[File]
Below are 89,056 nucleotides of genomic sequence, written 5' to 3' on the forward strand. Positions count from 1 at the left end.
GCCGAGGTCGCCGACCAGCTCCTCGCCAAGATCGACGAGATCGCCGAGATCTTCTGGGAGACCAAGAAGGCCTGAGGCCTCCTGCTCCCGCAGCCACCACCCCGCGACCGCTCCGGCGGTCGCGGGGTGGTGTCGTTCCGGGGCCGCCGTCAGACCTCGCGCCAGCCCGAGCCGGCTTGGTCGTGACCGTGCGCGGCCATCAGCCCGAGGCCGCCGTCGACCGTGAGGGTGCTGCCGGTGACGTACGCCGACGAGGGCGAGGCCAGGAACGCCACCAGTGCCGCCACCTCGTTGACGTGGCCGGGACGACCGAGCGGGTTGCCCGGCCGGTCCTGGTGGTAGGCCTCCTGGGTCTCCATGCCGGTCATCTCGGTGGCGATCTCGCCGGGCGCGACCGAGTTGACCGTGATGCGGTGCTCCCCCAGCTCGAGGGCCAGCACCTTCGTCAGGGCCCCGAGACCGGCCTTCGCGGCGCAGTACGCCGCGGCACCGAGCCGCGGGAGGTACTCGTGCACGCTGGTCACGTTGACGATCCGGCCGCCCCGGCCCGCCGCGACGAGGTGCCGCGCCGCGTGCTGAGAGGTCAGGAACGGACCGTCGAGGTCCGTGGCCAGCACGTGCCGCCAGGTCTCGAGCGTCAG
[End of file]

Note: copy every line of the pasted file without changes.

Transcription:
Below are 89,056 nucleotides of genomic sequence, written 5' to 3' on the forward strand. Positions count from 1 at the left end.
GCCGAGGTCGCCGACCAGCTCCTCGCCAAGATCGACGAGATCGCCGAGATCTTCTGGGAGACCAAGAAGGCCTGAGGCCTCCTGCTCCCGCAGCCACCACCCCGCGACCGCTCCGGCGGTCGCGGGGTGGTGTCGTTCCGGGGCCGCCGTCAGACCTCGCGCCAGCCCGAGCCGGCTTGGTCGTGACCGTGCGCGGCCATCAGCCCGAGGCCGCCGTCGACCGTGAGGGTGCTGCCGGTGACGTACGCCGACGAGGGCGAGGCCAGGAACGCCACCAGTGCCGCCACCTCGTTGACGTGGCCGGGACGACCGAGCGGGTTGCCCGGCCGGTCCTGGTGGTAGGCCTCCTGGGTCTCCATGCCGGTCATCTCGGTGGCGATCTCGCCGGGCGCGACCGAGTTGACCGTGATGCGGTGCTCCCCCAGCTCGAGGGCCAGCACCTTCGTCAGGGCCCCGAGACCGGCCTTCGCGGCGCAGTACGCCGCGGCACCGAGCCGCGGGAGGTACTCGTGCACGCTGGTCACGTTGACGATCCGGCCGCCCCGGCCCGCCGCGACGAGGTGCCGCGCCGCGTGCTGAGAGGTCAGGAACGGACCGTCGAGGTCCGTGGCCAGCACGTGCCGCCAGGTCTCGAGCGTCAG